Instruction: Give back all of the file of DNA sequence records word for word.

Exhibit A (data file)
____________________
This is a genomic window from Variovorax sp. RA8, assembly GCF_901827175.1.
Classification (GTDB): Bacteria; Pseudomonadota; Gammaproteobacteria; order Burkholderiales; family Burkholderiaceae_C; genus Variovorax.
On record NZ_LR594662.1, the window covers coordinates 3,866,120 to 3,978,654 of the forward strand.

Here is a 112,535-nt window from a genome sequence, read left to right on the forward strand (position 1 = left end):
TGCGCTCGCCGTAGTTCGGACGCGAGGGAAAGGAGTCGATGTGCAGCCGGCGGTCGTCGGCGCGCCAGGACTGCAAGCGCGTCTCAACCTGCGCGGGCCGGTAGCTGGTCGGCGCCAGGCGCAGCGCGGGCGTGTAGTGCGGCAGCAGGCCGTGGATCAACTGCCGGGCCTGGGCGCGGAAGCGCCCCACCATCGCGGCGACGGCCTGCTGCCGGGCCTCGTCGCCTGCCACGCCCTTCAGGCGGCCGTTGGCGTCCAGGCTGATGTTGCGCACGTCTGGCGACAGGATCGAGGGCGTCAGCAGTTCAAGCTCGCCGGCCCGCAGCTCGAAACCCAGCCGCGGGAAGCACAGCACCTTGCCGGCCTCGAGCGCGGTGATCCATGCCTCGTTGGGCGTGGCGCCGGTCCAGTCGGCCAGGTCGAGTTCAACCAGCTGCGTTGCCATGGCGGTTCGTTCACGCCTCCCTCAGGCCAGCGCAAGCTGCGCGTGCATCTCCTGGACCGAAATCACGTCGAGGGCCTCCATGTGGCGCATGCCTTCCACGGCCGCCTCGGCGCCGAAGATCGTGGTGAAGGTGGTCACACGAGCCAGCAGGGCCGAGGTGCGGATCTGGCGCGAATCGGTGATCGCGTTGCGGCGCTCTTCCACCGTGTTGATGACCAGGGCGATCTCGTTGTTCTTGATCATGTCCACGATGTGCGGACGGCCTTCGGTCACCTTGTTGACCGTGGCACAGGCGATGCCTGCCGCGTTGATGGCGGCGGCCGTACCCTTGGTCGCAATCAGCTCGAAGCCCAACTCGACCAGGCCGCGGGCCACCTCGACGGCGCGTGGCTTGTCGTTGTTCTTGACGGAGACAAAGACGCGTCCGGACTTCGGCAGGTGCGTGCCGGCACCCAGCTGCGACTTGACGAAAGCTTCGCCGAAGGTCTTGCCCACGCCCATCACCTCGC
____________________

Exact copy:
This is a genomic window from Variovorax sp. RA8, assembly GCF_901827175.1.
Classification (GTDB): Bacteria; Pseudomonadota; Gammaproteobacteria; order Burkholderiales; family Burkholderiaceae_C; genus Variovorax.
On record NZ_LR594662.1, the window covers coordinates 3,866,120 to 3,978,654 of the forward strand.

Here is a 112,535-nt window from a genome sequence, read left to right on the forward strand (position 1 = left end):
TGCGCTCGCCGTAGTTCGGACGCGAGGGAAAGGAGTCGATGTGCAGCCGGCGGTCGTCGGCGCGCCAGGACTGCAAGCGCGTCTCAACCTGCGCGGGCCGGTAGCTGGTCGGCGCCAGGCGCAGCGCGGGCGTGTAGTGCGGCAGCAGGCCGTGGATCAACTGCCGGGCCTGGGCGCGGAAGCGCCCCACCATCGCGGCGACGGCCTGCTGCCGGGCCTCGTCGCCTGCCACGCCCTTCAGGCGGCCGTTGGCGTCCAGGCTGATGTTGCGCACGTCTGGCGACAGGATCGAGGGCGTCAGCAGTTCAAGCTCGCCGGCCCGCAGCTCGAAACCCAGCCGCGGGAAGCACAGCACCTTGCCGGCCTCGAGCGCGGTGATCCATGCCTCGTTGGGCGTGGCGCCGGTCCAGTCGGCCAGGTCGAGTTCAACCAGCTGCGTTGCCATGGCGGTTCGTTCACGCCTCCCTCAGGCCAGCGCAAGCTGCGCGTGCATCTCCTGGACCGAAATCACGTCGAGGGCCTCCATGTGGCGCATGCCTTCCACGGCCGCCTCGGCGCCGAAGATCGTGGTGAAGGTGGTCACACGAGCCAGCAGGGCCGAGGTGCGGATCTGGCGCGAATCGGTGATCGCGTTGCGGCGCTCTTCCACCGTGTTGATGACCAGGGCGATCTCGTTGTTCTTGATCATGTCCACGATGTGCGGACGGCCTTCGGTCACCTTGTTGACCGTGGCACAGGCGATGCCTGCCGCGTTGATGGCGGCGGCCGTACCCTTGGTCGCAATCAGCTCGAAGCCCAACTCGACCAGGCCGCGGGCCACCTCGACGGCGCGTGGCTTGTCGTTGTTCTTGACGGAGACAAAGACGCGTCCGGACTTCGGCAGGTGCGTGCCGGCACCCAGCTGCGACTTGACGAAAGCTTCGCCGAAGGTCTTGCCCACGCCCATCACCTCGC